Willing v. Arms et al, No. 2:2014cv01122 - Document 68 (D. Nev. 2015)

Court Description: ORDER Granting 39 Motion for Re-Service and 49 Motion to Amend Complaint. The Clerk of the Court shall file the complaint and issue summons for Defendants Gregory Arm, Nye County and Sargent Martinez. It Is Further Ordered that 48 Motion for Re-Service and 50 Motion for Required Joiner are Denied as duplicative. Proof of service due by 11/16/2015. Signed by Magistrate Judge Peggy A. Leen on 8/18/2015. (Copies have been distributed pursuant to the NEF - DC)
Download PDF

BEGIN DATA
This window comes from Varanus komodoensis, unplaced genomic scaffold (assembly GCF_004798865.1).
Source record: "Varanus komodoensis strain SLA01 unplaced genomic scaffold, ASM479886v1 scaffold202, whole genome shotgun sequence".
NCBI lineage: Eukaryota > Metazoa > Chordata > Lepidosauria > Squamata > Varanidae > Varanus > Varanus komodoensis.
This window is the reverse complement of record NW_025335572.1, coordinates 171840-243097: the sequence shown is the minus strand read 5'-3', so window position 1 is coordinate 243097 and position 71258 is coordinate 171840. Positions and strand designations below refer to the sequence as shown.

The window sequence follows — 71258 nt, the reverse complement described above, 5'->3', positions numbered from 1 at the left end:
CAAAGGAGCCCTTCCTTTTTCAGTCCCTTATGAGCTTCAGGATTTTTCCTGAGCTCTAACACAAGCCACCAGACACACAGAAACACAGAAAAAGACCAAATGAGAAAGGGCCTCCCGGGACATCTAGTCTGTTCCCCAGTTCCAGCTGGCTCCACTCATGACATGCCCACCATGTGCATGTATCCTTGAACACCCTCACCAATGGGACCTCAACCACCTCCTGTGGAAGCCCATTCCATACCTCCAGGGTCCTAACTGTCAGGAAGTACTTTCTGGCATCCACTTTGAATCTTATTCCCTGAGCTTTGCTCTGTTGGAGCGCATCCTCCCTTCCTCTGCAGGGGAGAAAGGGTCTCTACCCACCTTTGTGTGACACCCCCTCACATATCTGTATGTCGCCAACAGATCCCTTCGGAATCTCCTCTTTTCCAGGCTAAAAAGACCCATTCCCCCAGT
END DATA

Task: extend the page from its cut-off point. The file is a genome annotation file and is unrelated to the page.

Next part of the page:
Willing v. Arms et al Doc. 68 1 2 3 4 UNITED STATES DISTRICT COURT 5 DISTRICT OF NEVADA 6 *** 7 CHRISTOPHER J. WILLING, 8 Plaintiff, ORDER v. 9 10 Case No. 2:14-cv-01122-APG-PAL (Mots. Reservice Summons – Dkt. ##39, 48) (Mot. Amend Compl. – Dkt. #49) (Mot. Require Joinder of Parties – Dkt. #50) DEPUTY ARMS et al., Defendants. 11 12 This matter is before the Court on Plaintiff Christopher J. Willing’s Motions for Re- 13 Service of Summons (Dkt. ##39, 48), Motion to Amend/Correct Complaint (Dkt. #49), and 14 Motion for Required Joinder of Parties (Dkt. #50). The Court has also considered Defendant 15 Healthcare Partners Response (Dkt. #56) to the Motion to Amend and Plaintiff’s Reply (Dkt. 16 #58). This proceeding was referred to the undersigned pursuant to 28 U.S.C. § 636(b)(1)(A) and 17 LR IB 1-3 and 1-9. 18 I. BACKGROUND 19 Plaintiff is a prisoner proceeding in this matter pro se and in forma pauperis. On 20 September 23, 2014, the Court screened Plaintiff’s Complaint pursuant to 28 U.S.C. § 1915, 21 finding that it stated claims against Defendants Arms, Nye County Detention, and Health Care 22 Partners for deliberate indifference. Screening Order (Dkt. #5), Complaint (Dkt. #6). The Court 23 also dismissed without prejudice Plaintiff’s deliberate indifference claim against Defendants 24 Martinez and Medina, giving Plaintiff leave to amend within 30 days. Plaintiff did not file an 25 amended complaint within the allotted time. Thus, the Court issued an Order directing service of 26 as to Defendants Arms, Nye County Detention, and Health Care Partners. Mar. 3, 2015 Order 27 28 1 Dockets.Justia.com 1 (Dkt. #27).1 Summons were returned executed for Defendants Nye County Detention and Health 2 Care Partners, see USM Returns (Dkt. ##31, 34, 35), but not for Defendant Arms because 3 Plaintiff did not identify Arms by his full name or badge number and there are multiple officers 4 with the last name “Arms.” (Dkt. ##32, 38). 5 On May 8, 2015, the Court entered a Scheduling Order (Dkt. #44) allowing the parties to 6 begin discovery. The Scheduling Order gave Plaintiff until July 7, 2015, to join additional 7 parties or amend his pleadings. Plaintiff timely filed his Motion to Amend/Correct Complaint 8 (Dkt. #49) and Motion for Required Joinder of Parties (Dkt. #50) on June 12, 2015. 9 The Proposed Amended Complaint (Dkt. #49-1) seeks to name defendants: (1) Deputy 10 Gregory Arms, (2) Sargent Martinez, (3) Lieutenant Beard, (4) Healthcare Partners, and (5) Nye 11 County. Plaintiff states the following factual allegations in support of his claims under 42 U.S.C. 12 § 1983 for violations of the Due Process Clause and Eighth Amendment based on deliberate 13 indifference to his serious medical needs. While incarcerated as a pretrial detainee in November 14 2013, Plaintiff broke his collarbone and requested medical treatment. Id. at 3. In January 2014, 15 a Healthcare Partners’ physician allegedly told Plaintiff that his broken collarbone required 16 surgery. 17 Partners intentionally interfered with, delayed, and denied his medical care by failing to refer 18 him to an orthopedic surgeon for his broken collarbone. Id. at 4. Id. According to Plaintiff, Nye County, Nye County Detention, and Healthcare 19 In March and April 2014, Plaintiff returned to Healthcare Partners. Id. at 4–5. During 20 the April visit, a physician ordered X-rays on Plaintiff’s collarbone and wrote a referral to an 21 orthopedic surgeon. Id. at 5. However, “Healthcare Partners never submitted the referral,” id., 22 because Deputy Arms instructed them not to do so. Id. Plaintiff claims that Nye County has a 23 policy that permits a non-medical officer, Deputy Arms, to make “medical decisions” for 24 Plaintiff’s treatment. 25 technician that Nye County would not pay for Plaintiff’s surgery. 26 Healthcare Partners intentionally failed to submit or forward the Plaintiff’s referral to an 27 28 Id. at 3. Deputy Arms told a Healthcare Partners nurse and X-ray 1 Id. at 5. Afterwards, The Court recently granted Nye County Detention’s Motion to Dismiss (Dkt. #33) because it is not an entity capable of being sued. See Aug. 4, 2015 Order (Dkt. #62). 2 1 orthopedic surgeon. Id. Plaintiff alleges that Nye County and Healthcare Partners have an 2 unwritten policy of ignoring referrals for inmates so Nye County will not have to pay. Id. at 4. 3 In May 2014, Plaintiff submitted a grievance regarding his medical issues and lack of 4 care. Id. at 6. In early June 2014, Plaintiff submitted another grievance requesting a different 5 medical provider; however, Sargent Martinez responded that Healthcare Partners had the referral 6 for Plaintiff to see an orthopedic surgeon but Martinez did not care and would continue to take 7 Plaintiff to urgent care. Id. In October or November 2014, Plaintiff went back to Healthcare 8 Partners and was seen by the same physician he saw in April. Id. The physician asked Plaintiff 9 what the orthopedic surgeon said about his collarbone. Id. Because Plaintiff had not seen an 10 orthopedic surgeon, the physician said he would write a new referral. Id. 11 Thirteen months after the collarbone injury, in December 2014, Plaintiff was seen by an 12 orthopedic surgeon. Id. Because of the length of time since the injury, orthopedic surgeon 13 informed Plaintiff and Lieutenant Beard that his collarbone had fused and a surgery would 14 include re-breaking and plating the bone. Id. However, the surgeon did not advise surgery 15 because “it would probably be just as bad” so Plaintiff “should just live with the pain.” Id. 16 Plaintiff states that his collarbone is deformed and still causes pain. Id. 17 II. PLAINTIFFS’ MOTION TO AMEND/CORRECT COMPLAINT (DKT. #49) 18 “Federal Rule of Civil Procedure 15(a) provides that a party may amend its pleading once 19 as a matter of course within certain time limits, or, in all other instances, with the court’s leave.” 20 Crowley v. Bannister, 734 F.3d 967, 977 (9th Cir. 2013) (quoting Lopez v. Smith, 203 F.3d 1122, 21 1126, 1131 (9th Cir. 2000) (en banc)). The court has discretion to grant leave and should freely 22 do so “when justice so requires.” Fed. R. Civ. P. 15(a)(2); see, e.g., Allen v. City of Beverly 23 Hills, 911 F.2d 367, 373 (9th Cir. 1990). 24 The Ninth Circuit recently reaffirmed the factors the Supreme Court set forth in Foman v. 25 Davis, 371 U.S. 178 (1962), as the appropriate framework for the district courts to consider in 26 deciding whether to dismiss with prejudice or to allow leave to amend: 27 28 In the absence of any apparent or declared reason such as undue delay, bad faith or dilatory motive on the part of the movant, repeated failure to cure deficiencies by amendments previously allowed, undue prejudice to the opposing party by 3 1 virtue of allowance of the amendment, futility of amendment, etc. the leave sought should, as the rules require, be ‘freely given.’ 2 Sharkey v. O’Neal, 778 F.3d 767, 774 (9th Cir. 2015) (quoting Foman, 371 U.S. at 182). “Absent 3 prejudice, or a strong showing of any of the remaining Foman factors, there exists a presumption 4 under Rule 15(a) in favor of granting leave to amend.” Eminence Capital, LLC v. Aspeon, Inc., 5 316 F.3d 1048, 1052 (9th Cir. 2003). Furthermore, a district court should allow a plaintiff at 6 least one opportunity to amend a complaint before determining that amendment is futile. 7 Sharkey v. O'Neal, 778 F.3d 767, 774 (9th Cir. 2015) (finding abuse of discretion where 8 operative complaint was the first and only complaint plaintiff filed). 9 A. Deliberate Indifference to Plaintiff’s Serious Medical Needs 10 The Eighth Amendment prohibits the imposition of cruel and unusual punishment and 11 “embodies ‘broad and idealistic concepts of dignity, civilized standards, humanity, and 12 decency.’” Estelle v. Gamble, 429 U.S. 97, 102 (1976). A prison official violates the Eighth 13 Amendment when he acts with “deliberate indifference” to the serious medical needs of an 14 inmate. Farmer v. Brennan, 511 U.S. 825, 828 (1994). The deliberate indifference standard 15 applies to due process claims that correction facility officials failed to address the medical needs 16 of a pretrial detainee. Clouthier v. Cnty. of Contra Costa, 591 F.3d 1232, 1241–44 (9th Cir. 17 2010); see also Pierce v. Cnty. of Orange, 526 F.3d 1190, 1205 (9th Cir. 2008) (federal courts 18 borrow from Eighth Amendment jurisprudence when analyzing the rights of pretrial detainees). 19 “To establish an Eighth Amendment violation, a plaintiff must satisfy both an objective 20 standard—that the deprivation was serious enough to constitute cruel and unusual punishment— 21 and a subjective standard—deliberate indifference.” Snow v. McDaniel, 681 F.3d 978, 985 (9th 22 Cir. 2012). To establish the objective prong, a plaintiff must show a serious medical need by 23 demonstrating that “failure to treat a prisoner’s condition could result in further significant injury 24 or the unnecessary and wanton infliction of pain.” Jett v. Penner, 439 F.3d 1091, 1096 (9th Cir. 25 2006) (internal quotations omitted). 26 As an initial matter, the Court finds that Plaintiff’s Proposed Amended Complaint (Dkt. 27 #49-1) sufficiently alleges that his broken collarbone was a serious medical need. Plaintiff 28 alleges that the injury has caused him chronic pain since it occurred and a Healthcare Partners 4 1 physician deemed the injury worthy of a referral to an orthopedic surgeon. See Lopez v. Smith, 2 203 F.3d 1122, 1131 (9th Cir. 2000) (serious medical needs include “the existence of an injury 3 that a reasonable doctor or patient would find important and worthy of comment or treatment” 4 and “the existence of chronic and substantial pain”); Ortiz v. City of Imperial, 884 F.2d 1312, 5 1314 (9th Cir. 1989) (per curiam) (noting that access to medical staff is meaningless unless that 6 staff is competent and can render competent care). 7 To satisfy the deliberate indifference prong, a plaintiff must show “(a) a purposeful act or 8 failure to respond to a prisoner’s pain or possible medical need and (b) harm caused by the 9 indifference.” Jett, 439 F.3d at 1096. “Indifference may appear when prison officials deny, 10 delay, or intentionally interfere with medical treatment, or it may be shown by the way in which 11 prison physicians provide medical care.” Id. (internal quotations omitted). When a prisoner 12 alleges that a delay of medical treatment amounts deliberate indifference, the prisoner must show 13 that the delay led to further injury. See Shapley v. Nevada Bd. of State Prison Comm’rs, 766 14 F.2d 404, 407 (9th Cir. 1985) (holding that “mere delay of surgery, without more, is insufficient 15 to state a claim of deliberate medical indifference”). 16 Plaintiff has sufficiently alleged that Defendants’ acts caused him harm and Defendants’ 17 delay generated additional pain and injury. Plaintiff states that because of Defendants’ denial 18 and delay of treatment, his collarbone is now deformed and still causes pain. Proposed Am. 19 Compl. at 6. Defendants’ delay has limited Plaintiff’s treatment options. Should surgery be 20 performed in the future, it would include re-breaking and plating the bone. Plaintiff also claims 21 that he further injured himself in March 2014 by falling out of his bunk because the broken 22 collarbone forced him to sleep in a certain position. Id. at 4. Because Plaintiff’s Proposed 23 Amended Complaint sufficiently alleges harm, the Court will now address whether the 24 allegations against each Defendant meet the standard for pleading deliberate indifference. 25 1. Nye County 26 Local government entities such as municipalities and counties can be sued under § 1983, 27 but only for “a policy statement, ordinance, regulation, or decision officially adopted and 28 promulgated by that body’s officers” or for a “governmental ‘custom’ even though such a 5 1 custom has not received formal approval through the body’s official decision making channels.” 2 Monell v. Dept. of Soc. Serv. of City of N.Y., 436 U.S. 658, 690–91 (1978). A policy has been 3 defined as “a deliberate choice to follow a course of action ... made from among various 4 alternatives by the official or officials responsible for establishing final policy with respect to the 5 subject matter in question.” Long v. County of Los Angeles, 442 F.3d 1178, 1185 (9th Cir. 2006) 6 (citing Monell, 436 U.S. at 690). The weight of authority has established that a “policy can be 7 one of action or inaction” within the meaning of Monell. Id. (citing City of Canton v. Harris, 8 489 U.S. 378, 388 (1989)). 9 The Court finds that Plaintiff states a colorable claim against Defendant Nye County. 10 Plaintiff alleges that he broke his collarbone as a pretrial detainee but Defendant Arms and 11 Healthcare Partners intentionally denied and delayed Plaintiff’s request for medical treatment 12 pursuant to Nye County’s unwritten policy of ignoring referrals for inmates to avoid the cost of 13 the inmate’s care. See Proposed Am. Compl. at 4. Plaintiff alleges that Defendant Arms 14 enforced this policy against him by telling Healthcare Partners’ employees not to submit 15 Plaintiff’s referral to an orthopedic surgeon. Id. at 5. Plaintiff also claims that Nye County has a 16 policy of permitting Defendant Arms, a non-medical officer, to make medical decisions 17 regarding Plaintiff’s treatment. Id. at 3. When a prison’s staff is not competent to examine, 18 diagnose, and treat inmates’ medical problems, they must “refer prisoners to others who can.” 19 Hoptowit v. Ray, 682 F.2d 1237, 1253 (9th Cir. 1982), abrogated on other grounds by Sandin v. 20 Connor, 515 U.S. 472 (1995). Ninth Circuit precedent finds that a law enforcement officer with 21 no medical training is not qualified to make medical decisions for inmates and must defer to a 22 physician’s judgment. Plaintiff has alleged facts that allow the Court to draw a reasonable 23 inference that Nye County may be liable for unconstitutional policies. 24 2. Health Care Partners 25 Liability for a § 1983 violation only attaches to parties “who carry a badge of authority of 26 a State and represent it in some capacity.” Monroe v. Pape, 365 U.S. 167, 172 (1961), overruled 27 in part by Monell, 436 U.S. at 690. Generally, private parties do not act under color of state law. 28 Price v. Hawaii, 939 F.2d 702, 707–08 (9th Cir. 1991). Thus, a civil rights plaintiff suing a 6 1 private party under § 1983 must demonstrate that the private party acted under color of state law. 2 Neason v. Clark Cnty., 352 F. Supp. 2d 1133, 1143 (D. Nev. 2005) (citation omitted). A private 3 party’s conduct can constitute state action when there is a “ ‘such a close nexus between the 4 State and the challenged action’ ” that the party’s conduct “ ‘may be fairly treated as that of the 5 State itself’, such as when the nominally private actor is “ ‘controlled by an agency of the State, 6 when it has been delegated a public function by the State, when it is entwined with governmental 7 policies, or when government is entwined in its management or control’.” Chudacoff v. Univ. 8 Med. Ctr. of S. Nevada, 649 F.3d 1143, 1150 (9th Cir. 2011) (quoting Brentwood Acad. v. Tenn. 9 Secondary Sch. Athletic Ass’n, 531 U.S. 288, 295–96 (2001)). 10 The Court finds that Plaintiff states a valid deliberate indifference claim against 11 Defendant Healthcare Partners. Although Healthcare Partners is a private party, Plaintiff’s 12 factual allegations suggest a close nexus between its actions and that of Nye County and 13 Defendant Arms such that its actions are fairly attributable to the government actors. According 14 to Plaintiff, a Health Care Partners physician treated him on at least four occasions. 15 generally Proposed Am. Compl. Despite having knowledge that the physician referred Plaintiff 16 to an orthopedic surgeon, Health Care Partners allegedly followed Defendant Arms instruction 17 not to process the referral based upon Nye County’s cost-saving policy. Plaintiff’s allegations 18 suggest significant involvement by government officials on Healthcare Partners actions and 19 inaction regarding Plaintiff. 20 Partners purposefully acted or failed to respond to Plaintiff’s serious medical need under the 21 color of law. 22 3. See Thus, Plaintiff sufficiently alleges that Defendant Healthcare Deputy Gregory Arms, Lieutenant Beard, and Sargent Martinez 23 In addition to denial of medical attention, delay of or interference with medical treatment 24 can amount to deliberate indifference. See, e.g., Jett, 439 F.3d at 1096. Where a prisoner is 25 alleging that delay of medical treatment amounts to deliberate indifference, the prisoner must 26 show that the delay led to further injury. See Colwell v. Bannister, 763 F.3d 1060, 1081 (9th Cir. 27 2014) (quoting Shapley, 766 F.2d at 407). In Jett, the Ninth Circuit held that a prisoner state a 28 valid claim of deliberate indifference when he alleged that an almost two-month delay in 7 1 receiving any treatment for a fractured thumb, and a nineteen-month delay in being seen by a 2 hand specialist, had caused pain and the diminished use of his hand because the fracture had 3 healed improperly. 439 F.3d at 1097–98. Similarly, in Hunt v. Dental Department, 865 F.2d 4 198 (9th Cir. 1989), the court held that a prisoner’s allegation that a three-month delay in 5 replacing dentures causing pain was sufficient to state a claim of deliberate indifference to 6 serious medical needs. Id. at 200–01. 7 Here, the Court finds that Plaintiff states a colorable claim against Deputy Arms and 8 Sargent Martinez, but not against Lieutenant Beard. Plaintiff alleges that Defendant Arms 9 personally denied Plaintiff’s request for medical treatment pursuant to a Nye County policy. 10 Deputy Arms purportedly delayed and interfered with Plaintiff’s treatment by telling a 11 Healthcare Partners nurse and X-ray technician that Nye County would not pay for Plaintiff’s 12 surgery. Proposed Am. Compl. at 5. Afterwards, Healthcare Partners intentionally failed to 13 submit or forward the Plaintiff’s referral to an orthopedic surgeon and the resulting delay 14 prolonged his suffering. Id. 15 Plaintiff also alleges that Sargent Martinez was deliberately indifferent to his serious 16 medical needs. Plaintiff alleges that he submitted a grievance in early June 2014 requesting a 17 different medical provider; however, Sargent Martinez responded that Healthcare Partners had 18 the referral for Plaintiff to see an orthopedic surgeon but Martinez did not care. Id. at 6. 19 Knowing of Nye County’s unwritten policy of ignoring referrals for inmates so Nye County will 20 not have to pay, Sargent Martinez allegedly enforced that policy and further delayed Plaintiff’s 21 treatment by telling Plaintiff that he would continue to take would continue to take Plaintiff to 22 Healthcare Partners’ urgent care. Id. The deliberate indifference claim may proceed against 23 Deputy Arms and Sargent Martinez. 24 In contrast, Plaintiff fails to state a claim against Lieutenant Beard because Plaintiff 25 merely alleges that Beard was present when he finally saw the orthopedic surgeon. Id. at 6. 26 Plaintiff does not allege that Beard somehow caused delay or interfered with his consult or any 27 other part of his medical treatment. As such, Plaintiff fails to state a cognizable claim against 28 Lieutenant Beard, and the Court denies leave to amend for Lieutenant Beard. 8 1 In sum, the Court finds that leave to amend is warranted for Defendants Nye County, 2 Healthcare Partners, and Deputy Arms, and Sargent Martinez, but not for Lieutenant Beard. 3 Plaintiff’s Motion for Required Joinder of Parties (Dkt. #50) asks the Court to name Nye County 4 as a Defendant in this action. The Proposed Amended Complaint (Dkt. #49-1) also names Nye 5 County as a Defendant; thus, Motion for Required Joinder of Parties (Dkt. #50) requests the 6 same relief as Motion to Amend/Correct Complaint (Dkt. #49), and it is denied as duplicative.2 7 III. PLAINTIFF’S MOTIONS FOR RE-SERVICE OF SUMMONS (DKT. ##39, 48) 8 On March 3, 2015, the Court issued an Order directing the Clerk of the Court to file the 9 original Complaint and issue summons and instructing Plaintiff to provide the U.S. Marshals 10 Service (“USM”) with the information to serve Defendants Deputy Arms, Nye County 11 Detention, and Health Care Partners. Order (Dkt. #27). Summons were returned executed for 12 Defendants Nye County Detention and Health Care Partners, see USM Returns (Dkt. ##31, 34, 13 35), but not for Deputy Arms because Plaintiff did not identify the officer by his full name or 14 badge number and there are multiple officers with the last name “Arms.” (Dkt. ##32, 38). 15 Rule 4 of the Federal Rules of Civil Procedure states a defendant must be served within 16 120 days after a complaint is filed. See Fed. R. Civ. P. 4(m). The rule also provides that a court 17 must extend the time for service for an appropriate period if a plaintiff shows good cause for his 18 failure to timely serve the complaint. Id. As a general matter, a showing of good cause requires 19 more than simple inadvertence, mistake of counsel, or ignorance of the procedural rules. See, 20 21 22 23 24 25 26 27 28 2 Making repeated requests for the same relief is an abusive litigation tactic that taxes the resources of the Court and all of the parties to this lawsuit. Rule 11 of the Federal Rules of Civil Procedure provides that sanctions may be imposed on an unrepresented party who signs a paper that is either filed with the court for an improper purpose or is frivolous. See Nugget Hydroelectric, L.P. v. Pacific Gas & Elec. Co., 981 F.2d 429, 439 (9th Cir. 1992) (citing Townsend v. Holman Consulting Corp., 929 F.3d 1358, 1362 (9th Cir. 1990) (en banc)). In Nugget, the Ninth Circuit upheld the trial court’s imposition of Rule 11 sanctions because a party’s second motion to compel largely duplicated the first. Id. Once a motion is filed, filing a duplicate motion will not speed up the court’s review of a plaintiff’s request since motions are generally addressed in the order which they were filed. To the contrary, filing duplicate motions increases the Court’s workload, and generally delays decision while a new round of responses and reply deadlines run. Plaintiff is warned that continued motion practice requesting relief that has already been denied or making frivolous, unsupported requests may result in the imposition of sanctions, including dismissal of this case. 9 1 e.g., Wei v. State of Hawaii, 763 F.2d 370, 372 (9th Cir. 1985). “At a minimum, good cause 2 means excusable neglect.” Martin v. Longbeach, 246 F.3d 674 (9th Cir. 2000). Plaintiff was required to provide the USM with information to serve the Amended 3 4 Complaint on Deputy Arms. He did so, but the information he provided the USM was 5 insufficient to effectuate service. See Mots. Reserve Summons (Dkt. ## 39, 48).3 Plaintiff now 6 asks that the Court direct the USM to reserve the summons and complaint on Deputy Arms and 7 provides his full name, Gregory Arms, to facilitate service. As such, Plaintiff has shown good 8 cause to reserve Defendant and the Court will therefore grant the Motion. Accordingly, 9 IT IS ORDERED: 10 11 1. Plaintiffs’ Motion to Amend/Correct Complaint (Dkt. #49) is GRANTED. The Clerk of 12 the Court shall file the Amended Complaint and issue summons for Defendants Deputy 13 Gregory Arms, Nye County, and Sargent Martinez. 2. Plaintiff’s Motion for Re-Service of Summons (Dkt. #39) is GRANTED. 14 15 a. The Clerk of the Court shall deliver the summons for Defendants Deputy Gregory 16 Arms, Nye County, and Sargent Martinez and a copy of the Amended Complaint 17 to the USM for service. 18 b. The Clerk of the Court shall also mail Plaintiff a blank Form USM-285 along with 19 instructions for completing the form. Plaintiff shall have 20 days in which to 20 make copies of the Form USM-285, fill out a separate form for each Defendant, 21 and then send his completed forms to the USM. Plaintiff must file a notice with 22 the Court identifying whether these Defendants were served within 20 days after 23 receiving a copy of the Form USM-285 from the USM showing whether service 24 has been accomplished. c. Plaintiff should refer to Rule 4(j) of the Federal Rules of Civil Procedure 25 regarding service on Nye County. 26 27 3 28 As explained above, multiple motions requesting the same relief are unnecessary and may subject the moving party to sanctions should the practice continue. 10 1 d. If the USM is unable to serve any one of the Defendants Deputy Gregory Arms, 2 Nye County, and Sargent Martinez, and Plaintiff wishes to have service attempted 3 again, Plaintiff must timely file a motion with the Court specifying a more 4 detailed name and/or address for said Defendant(s), or whether some other 5 manner of service should be attempted. 6 e. In accordance with Rule 4(m) of the Federal Rules of Civil Procedure, service 7 must be accomplished on all Defendants within 90 days from the date of this 8 order, or by November 16, 2015. 9 10 11 3. Plaintiff’s Motion for Re-Service of Summons (Dkt. #48) is DENIED as duplicative. 4. Motion for Required Joinder of Parties (Dkt. #50) is DENIED as duplicative. Dated this 18th day of August, 2015. 12 PEGGY A. LEEN UNITED STATES MAGISTRATE JUDGE 13 14 15 16 17 18 19 20 21 22 23 24 25 26 27 28 11